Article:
Who knew Degas did erotica?

On the artist's birthday, we look at how Degas moved away from Impressionism to pursue a private take on pleasure
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Edgar Degas, Femme nue couchée, c.1888–90
Edgar Degas, Femme nue couchée, c.1888–90

Where does the line between lively, sensual documentation and a more detached sense of voyeurism lie in 19th Century art? Perhaps somewhere within the pastel strokes in this nude work by the French Impressionist Edgar Degas, who was born on this day, 19 July, in 1834.

"In the 1880s Edgar Degas embarked on a series of pastels and monotypes of women in interiors," we explain in our book The Art of the Erotic. "Showing women performing the mundane task of personal ablution, seen from unusual vantage points and often with tightly delimited space and radical cropping, these images might be said to share the ‘snapshot’ aesthetic and focus on everyday life of Degas’s fellow Impressionists."

However, this is where the common ground between Degas' ballet, opera and horse racing paintings – or indeed the simple, pleasurable, everyday scenes by Monet and Renoir –  and this work ends.

"Degas, although he participated in all but one of the eight independent exhibitions between 1874 and 1886, is not easily harnessed to the Impressionist label, and works such as Femme nue couchée or Reclining Female Nude demonstrate why," explains our book. "A naked woman sprawls on white linens, part of which trail between her legs. "The awkward position, with legs akimbo and limp head and arm, suggests a turpitude born of sexual exhaustion, an idea that is furthered by the autoeroticism hinted at by the drapery between her splayed legs, which shows a trace outline of her left arm."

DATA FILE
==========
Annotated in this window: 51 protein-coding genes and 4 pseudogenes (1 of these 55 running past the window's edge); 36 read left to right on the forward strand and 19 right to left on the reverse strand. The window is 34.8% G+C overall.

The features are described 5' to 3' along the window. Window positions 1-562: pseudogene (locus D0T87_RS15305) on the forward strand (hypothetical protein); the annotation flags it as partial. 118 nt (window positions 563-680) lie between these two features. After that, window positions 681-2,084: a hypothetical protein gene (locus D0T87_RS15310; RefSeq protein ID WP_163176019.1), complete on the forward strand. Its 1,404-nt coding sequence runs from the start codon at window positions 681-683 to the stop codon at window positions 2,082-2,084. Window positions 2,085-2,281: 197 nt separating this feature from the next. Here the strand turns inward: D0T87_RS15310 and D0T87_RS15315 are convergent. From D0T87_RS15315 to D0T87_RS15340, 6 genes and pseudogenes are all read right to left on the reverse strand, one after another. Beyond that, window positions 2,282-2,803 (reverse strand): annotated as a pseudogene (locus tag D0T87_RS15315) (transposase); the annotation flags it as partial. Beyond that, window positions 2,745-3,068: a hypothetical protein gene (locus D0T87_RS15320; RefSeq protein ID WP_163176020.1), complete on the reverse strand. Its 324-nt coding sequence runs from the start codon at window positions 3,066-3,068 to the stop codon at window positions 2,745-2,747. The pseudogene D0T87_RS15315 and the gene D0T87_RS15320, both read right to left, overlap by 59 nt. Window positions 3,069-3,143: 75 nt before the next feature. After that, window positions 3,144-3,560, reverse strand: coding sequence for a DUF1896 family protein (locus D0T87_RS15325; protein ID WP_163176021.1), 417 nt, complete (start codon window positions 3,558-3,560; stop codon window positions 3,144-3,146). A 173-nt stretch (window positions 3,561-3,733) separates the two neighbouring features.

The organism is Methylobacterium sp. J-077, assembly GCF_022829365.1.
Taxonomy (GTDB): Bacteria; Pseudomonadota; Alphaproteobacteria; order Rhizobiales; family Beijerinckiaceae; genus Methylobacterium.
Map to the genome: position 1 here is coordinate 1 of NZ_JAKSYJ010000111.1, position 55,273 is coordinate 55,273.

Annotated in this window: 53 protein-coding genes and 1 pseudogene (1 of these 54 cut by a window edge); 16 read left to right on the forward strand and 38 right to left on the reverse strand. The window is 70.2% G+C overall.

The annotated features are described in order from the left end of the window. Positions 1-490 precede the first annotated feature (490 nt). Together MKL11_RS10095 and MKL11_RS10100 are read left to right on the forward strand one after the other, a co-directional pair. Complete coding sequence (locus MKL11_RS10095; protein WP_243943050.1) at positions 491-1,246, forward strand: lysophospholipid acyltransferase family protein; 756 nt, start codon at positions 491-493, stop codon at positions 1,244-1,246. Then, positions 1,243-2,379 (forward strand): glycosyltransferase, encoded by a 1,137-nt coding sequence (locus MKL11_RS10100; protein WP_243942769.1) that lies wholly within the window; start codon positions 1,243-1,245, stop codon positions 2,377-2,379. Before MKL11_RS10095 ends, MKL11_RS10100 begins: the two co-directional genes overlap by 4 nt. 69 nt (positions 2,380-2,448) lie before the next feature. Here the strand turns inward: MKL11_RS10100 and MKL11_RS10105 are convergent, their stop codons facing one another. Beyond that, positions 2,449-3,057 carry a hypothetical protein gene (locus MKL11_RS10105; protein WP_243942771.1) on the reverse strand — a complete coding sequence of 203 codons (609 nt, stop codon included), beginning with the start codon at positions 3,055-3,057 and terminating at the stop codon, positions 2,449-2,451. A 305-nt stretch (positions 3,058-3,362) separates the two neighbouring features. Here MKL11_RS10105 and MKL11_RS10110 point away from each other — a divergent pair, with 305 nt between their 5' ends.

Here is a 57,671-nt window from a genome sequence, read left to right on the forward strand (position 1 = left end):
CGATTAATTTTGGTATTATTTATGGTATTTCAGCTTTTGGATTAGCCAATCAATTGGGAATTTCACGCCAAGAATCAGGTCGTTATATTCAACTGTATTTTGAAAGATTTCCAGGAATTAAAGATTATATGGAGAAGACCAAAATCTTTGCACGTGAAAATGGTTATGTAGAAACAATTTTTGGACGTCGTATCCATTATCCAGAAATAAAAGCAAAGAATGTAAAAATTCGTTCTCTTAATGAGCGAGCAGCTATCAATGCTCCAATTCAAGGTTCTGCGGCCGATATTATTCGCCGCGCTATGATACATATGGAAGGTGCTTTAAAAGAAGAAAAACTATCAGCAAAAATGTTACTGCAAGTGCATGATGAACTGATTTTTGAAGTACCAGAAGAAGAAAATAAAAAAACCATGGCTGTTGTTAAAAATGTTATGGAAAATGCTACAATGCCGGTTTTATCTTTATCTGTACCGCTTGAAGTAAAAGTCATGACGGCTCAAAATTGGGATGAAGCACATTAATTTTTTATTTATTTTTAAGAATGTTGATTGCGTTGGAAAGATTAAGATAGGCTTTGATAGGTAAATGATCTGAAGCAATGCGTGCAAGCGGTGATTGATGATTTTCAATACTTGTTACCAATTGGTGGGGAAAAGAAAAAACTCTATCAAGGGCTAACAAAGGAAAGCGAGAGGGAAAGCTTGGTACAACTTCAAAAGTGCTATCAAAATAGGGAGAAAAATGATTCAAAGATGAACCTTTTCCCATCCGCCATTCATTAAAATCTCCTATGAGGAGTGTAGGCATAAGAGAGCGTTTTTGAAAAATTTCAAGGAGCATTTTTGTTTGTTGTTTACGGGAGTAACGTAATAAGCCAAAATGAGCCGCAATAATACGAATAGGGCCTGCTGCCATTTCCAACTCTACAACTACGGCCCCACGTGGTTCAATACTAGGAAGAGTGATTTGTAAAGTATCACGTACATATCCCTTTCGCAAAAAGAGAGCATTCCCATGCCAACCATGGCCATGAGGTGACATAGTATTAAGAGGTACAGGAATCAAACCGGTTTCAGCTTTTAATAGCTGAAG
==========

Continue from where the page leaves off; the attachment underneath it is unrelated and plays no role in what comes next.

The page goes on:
The Art of the Erotic

Though the work – according to some latter-day critics - might have depicted a prostitute, the image hasn't any of the ruddy camaraderie of, say Toulouse Lautrec's brothel scenes. It doesn't even seem as if the figure on view knows she is being observed. With these strange angles and viewpoints, Degas reduces the sexiness of his image, and the distance between the watcher and the watched.

"Sensuality is displaced to a certain degree from the body," concludes our book, "In the pastel, the rich tapestry of colour and surface texture makes a strong appeal to the tactile and visual senses, coaxing the eye to linger and enjoy before sliding to the next velvety passage."

For more on the fertile juncture between fine art and sex, get a copy of The Art of the Erotic here.


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